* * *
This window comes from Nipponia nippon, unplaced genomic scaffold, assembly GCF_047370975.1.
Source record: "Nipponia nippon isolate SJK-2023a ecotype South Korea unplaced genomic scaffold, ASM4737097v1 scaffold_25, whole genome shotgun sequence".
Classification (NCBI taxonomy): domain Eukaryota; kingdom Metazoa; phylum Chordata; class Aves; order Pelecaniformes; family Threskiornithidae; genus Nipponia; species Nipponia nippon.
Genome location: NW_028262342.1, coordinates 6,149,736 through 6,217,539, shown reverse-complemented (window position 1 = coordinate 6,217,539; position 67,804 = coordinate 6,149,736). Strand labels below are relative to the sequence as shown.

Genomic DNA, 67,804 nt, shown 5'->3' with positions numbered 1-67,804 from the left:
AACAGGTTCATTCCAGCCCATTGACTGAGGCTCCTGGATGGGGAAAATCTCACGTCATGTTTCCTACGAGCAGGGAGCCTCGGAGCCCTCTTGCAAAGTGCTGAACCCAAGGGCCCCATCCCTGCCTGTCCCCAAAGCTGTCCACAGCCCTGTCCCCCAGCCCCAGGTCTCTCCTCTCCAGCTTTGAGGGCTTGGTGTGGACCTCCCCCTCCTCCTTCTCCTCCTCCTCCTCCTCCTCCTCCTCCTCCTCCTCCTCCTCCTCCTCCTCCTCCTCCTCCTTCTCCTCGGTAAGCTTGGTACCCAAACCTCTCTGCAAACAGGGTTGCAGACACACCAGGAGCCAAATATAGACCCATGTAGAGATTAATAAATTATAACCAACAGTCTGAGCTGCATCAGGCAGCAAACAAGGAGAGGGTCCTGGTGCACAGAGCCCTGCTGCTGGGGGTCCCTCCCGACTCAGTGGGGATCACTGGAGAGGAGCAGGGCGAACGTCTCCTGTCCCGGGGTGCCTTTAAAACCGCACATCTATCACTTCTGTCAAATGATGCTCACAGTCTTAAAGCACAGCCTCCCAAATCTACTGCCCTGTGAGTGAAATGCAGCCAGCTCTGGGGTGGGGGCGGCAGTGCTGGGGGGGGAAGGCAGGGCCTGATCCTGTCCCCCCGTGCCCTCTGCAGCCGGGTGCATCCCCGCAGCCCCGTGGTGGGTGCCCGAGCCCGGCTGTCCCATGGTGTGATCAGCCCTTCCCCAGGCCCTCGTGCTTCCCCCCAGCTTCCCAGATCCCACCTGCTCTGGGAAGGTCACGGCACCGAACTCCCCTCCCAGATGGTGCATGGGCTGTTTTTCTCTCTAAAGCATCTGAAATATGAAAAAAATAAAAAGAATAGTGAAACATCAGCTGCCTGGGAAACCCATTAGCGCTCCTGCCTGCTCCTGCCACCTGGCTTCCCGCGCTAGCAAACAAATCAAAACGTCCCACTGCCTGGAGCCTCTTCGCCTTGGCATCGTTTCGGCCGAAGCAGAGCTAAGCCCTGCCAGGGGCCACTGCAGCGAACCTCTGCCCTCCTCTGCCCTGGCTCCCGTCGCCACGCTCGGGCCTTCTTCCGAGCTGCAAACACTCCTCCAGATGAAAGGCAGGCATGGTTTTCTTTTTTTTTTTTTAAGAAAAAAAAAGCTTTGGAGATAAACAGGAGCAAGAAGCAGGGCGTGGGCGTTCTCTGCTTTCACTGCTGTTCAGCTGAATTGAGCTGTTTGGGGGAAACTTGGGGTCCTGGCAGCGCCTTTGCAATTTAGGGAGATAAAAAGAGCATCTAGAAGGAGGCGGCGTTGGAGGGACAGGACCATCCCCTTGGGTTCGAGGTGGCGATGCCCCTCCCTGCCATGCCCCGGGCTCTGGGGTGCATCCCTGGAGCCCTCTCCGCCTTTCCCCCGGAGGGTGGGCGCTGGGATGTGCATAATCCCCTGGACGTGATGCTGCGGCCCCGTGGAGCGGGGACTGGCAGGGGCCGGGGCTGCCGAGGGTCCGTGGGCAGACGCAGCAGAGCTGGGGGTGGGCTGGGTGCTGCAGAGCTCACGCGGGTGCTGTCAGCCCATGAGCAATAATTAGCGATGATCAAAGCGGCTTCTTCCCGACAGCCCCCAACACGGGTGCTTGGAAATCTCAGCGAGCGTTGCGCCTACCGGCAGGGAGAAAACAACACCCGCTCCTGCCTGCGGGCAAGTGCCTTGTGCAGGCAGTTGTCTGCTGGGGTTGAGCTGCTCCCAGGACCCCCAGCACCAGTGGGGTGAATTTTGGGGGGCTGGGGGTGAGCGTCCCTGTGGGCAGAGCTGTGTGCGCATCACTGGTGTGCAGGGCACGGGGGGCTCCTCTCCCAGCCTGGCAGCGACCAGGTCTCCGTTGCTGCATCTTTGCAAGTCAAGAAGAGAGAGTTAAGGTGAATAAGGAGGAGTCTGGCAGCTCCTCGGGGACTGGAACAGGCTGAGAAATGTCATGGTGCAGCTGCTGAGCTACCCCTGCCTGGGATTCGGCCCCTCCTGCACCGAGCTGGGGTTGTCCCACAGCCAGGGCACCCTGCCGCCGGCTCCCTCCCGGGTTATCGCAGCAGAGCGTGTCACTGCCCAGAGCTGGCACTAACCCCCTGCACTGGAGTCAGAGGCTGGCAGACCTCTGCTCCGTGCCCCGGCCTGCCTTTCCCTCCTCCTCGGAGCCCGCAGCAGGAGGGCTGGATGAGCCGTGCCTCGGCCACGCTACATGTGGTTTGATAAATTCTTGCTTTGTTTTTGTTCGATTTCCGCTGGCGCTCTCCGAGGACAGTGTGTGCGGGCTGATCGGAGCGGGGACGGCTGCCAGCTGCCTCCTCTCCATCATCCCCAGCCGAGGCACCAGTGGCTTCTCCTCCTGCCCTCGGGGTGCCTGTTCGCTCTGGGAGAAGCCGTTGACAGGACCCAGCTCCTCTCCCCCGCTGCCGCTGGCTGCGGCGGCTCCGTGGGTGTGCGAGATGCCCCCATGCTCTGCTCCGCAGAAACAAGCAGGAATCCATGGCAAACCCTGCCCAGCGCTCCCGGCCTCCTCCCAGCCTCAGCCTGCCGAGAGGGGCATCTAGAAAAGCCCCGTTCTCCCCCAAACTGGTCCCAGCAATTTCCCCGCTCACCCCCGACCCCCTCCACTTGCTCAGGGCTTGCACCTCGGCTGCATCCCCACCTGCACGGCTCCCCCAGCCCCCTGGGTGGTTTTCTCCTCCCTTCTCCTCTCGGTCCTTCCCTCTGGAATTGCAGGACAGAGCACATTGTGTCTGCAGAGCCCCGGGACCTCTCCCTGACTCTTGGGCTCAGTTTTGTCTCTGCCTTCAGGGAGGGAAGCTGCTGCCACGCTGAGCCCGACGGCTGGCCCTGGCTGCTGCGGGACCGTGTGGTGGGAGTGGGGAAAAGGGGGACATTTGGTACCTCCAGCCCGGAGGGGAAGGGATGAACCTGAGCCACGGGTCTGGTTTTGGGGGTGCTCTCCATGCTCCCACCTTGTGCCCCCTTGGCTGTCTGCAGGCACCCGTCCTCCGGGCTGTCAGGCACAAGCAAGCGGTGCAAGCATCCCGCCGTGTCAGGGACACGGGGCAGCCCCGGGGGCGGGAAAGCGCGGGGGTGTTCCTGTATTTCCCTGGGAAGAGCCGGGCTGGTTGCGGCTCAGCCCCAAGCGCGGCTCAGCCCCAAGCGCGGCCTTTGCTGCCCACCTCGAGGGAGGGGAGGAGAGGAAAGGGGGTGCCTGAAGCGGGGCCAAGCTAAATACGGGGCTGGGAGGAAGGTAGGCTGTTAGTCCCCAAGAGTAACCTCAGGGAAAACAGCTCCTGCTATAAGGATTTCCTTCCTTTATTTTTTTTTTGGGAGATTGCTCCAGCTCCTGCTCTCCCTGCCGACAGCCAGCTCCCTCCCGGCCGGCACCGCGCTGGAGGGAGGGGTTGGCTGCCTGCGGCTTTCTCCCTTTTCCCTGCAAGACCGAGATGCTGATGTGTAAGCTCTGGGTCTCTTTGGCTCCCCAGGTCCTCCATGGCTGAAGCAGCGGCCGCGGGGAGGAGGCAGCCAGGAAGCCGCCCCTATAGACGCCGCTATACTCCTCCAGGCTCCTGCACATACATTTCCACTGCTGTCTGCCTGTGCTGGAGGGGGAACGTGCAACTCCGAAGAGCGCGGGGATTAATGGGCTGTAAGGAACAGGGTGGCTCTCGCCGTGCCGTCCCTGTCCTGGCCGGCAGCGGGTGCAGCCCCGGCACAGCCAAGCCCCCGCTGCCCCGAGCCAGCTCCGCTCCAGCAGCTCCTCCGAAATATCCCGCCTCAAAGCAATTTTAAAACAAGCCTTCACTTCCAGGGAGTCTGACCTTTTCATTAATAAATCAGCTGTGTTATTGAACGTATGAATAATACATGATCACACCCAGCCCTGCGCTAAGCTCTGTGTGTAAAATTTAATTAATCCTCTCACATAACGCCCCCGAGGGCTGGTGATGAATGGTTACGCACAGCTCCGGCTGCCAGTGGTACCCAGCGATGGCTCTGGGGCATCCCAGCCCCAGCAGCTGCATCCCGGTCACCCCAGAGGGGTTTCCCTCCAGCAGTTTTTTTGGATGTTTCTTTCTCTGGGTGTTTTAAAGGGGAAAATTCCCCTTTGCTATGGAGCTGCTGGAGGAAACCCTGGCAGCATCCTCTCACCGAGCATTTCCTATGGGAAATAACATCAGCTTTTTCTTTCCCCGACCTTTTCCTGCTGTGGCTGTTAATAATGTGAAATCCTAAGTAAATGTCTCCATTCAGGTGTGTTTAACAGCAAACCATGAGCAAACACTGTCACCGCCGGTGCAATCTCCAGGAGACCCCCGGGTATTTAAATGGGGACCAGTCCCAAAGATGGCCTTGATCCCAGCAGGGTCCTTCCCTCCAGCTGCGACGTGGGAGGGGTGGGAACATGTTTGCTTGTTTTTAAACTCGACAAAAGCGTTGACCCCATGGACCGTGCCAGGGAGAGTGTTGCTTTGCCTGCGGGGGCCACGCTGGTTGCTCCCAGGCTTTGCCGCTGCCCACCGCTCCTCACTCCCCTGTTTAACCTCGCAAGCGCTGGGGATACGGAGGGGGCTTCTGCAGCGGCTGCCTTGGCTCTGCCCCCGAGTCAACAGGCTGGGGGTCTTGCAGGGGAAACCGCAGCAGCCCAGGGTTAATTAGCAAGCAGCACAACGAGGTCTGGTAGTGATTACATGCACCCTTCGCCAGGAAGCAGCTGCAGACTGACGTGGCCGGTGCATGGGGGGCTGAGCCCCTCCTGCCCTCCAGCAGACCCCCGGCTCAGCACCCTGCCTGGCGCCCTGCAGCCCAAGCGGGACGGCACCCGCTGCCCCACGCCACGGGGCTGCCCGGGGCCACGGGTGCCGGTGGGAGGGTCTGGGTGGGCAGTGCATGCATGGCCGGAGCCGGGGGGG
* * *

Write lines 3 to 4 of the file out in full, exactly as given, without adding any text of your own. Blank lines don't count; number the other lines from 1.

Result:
Classification (NCBI taxonomy): domain Eukaryota; kingdom Metazoa; phylum Chordata; class Aves; order Pelecaniformes; family Threskiornithidae; genus Nipponia; species Nipponia nippon.
Genome location: NW_028262342.1, coordinates 6,149,736 through 6,217,539, shown reverse-complemented (window position 1 = coordinate 6,217,539; position 67,804 = coordinate 6,149,736). Strand labels below are relative to the sequence as shown.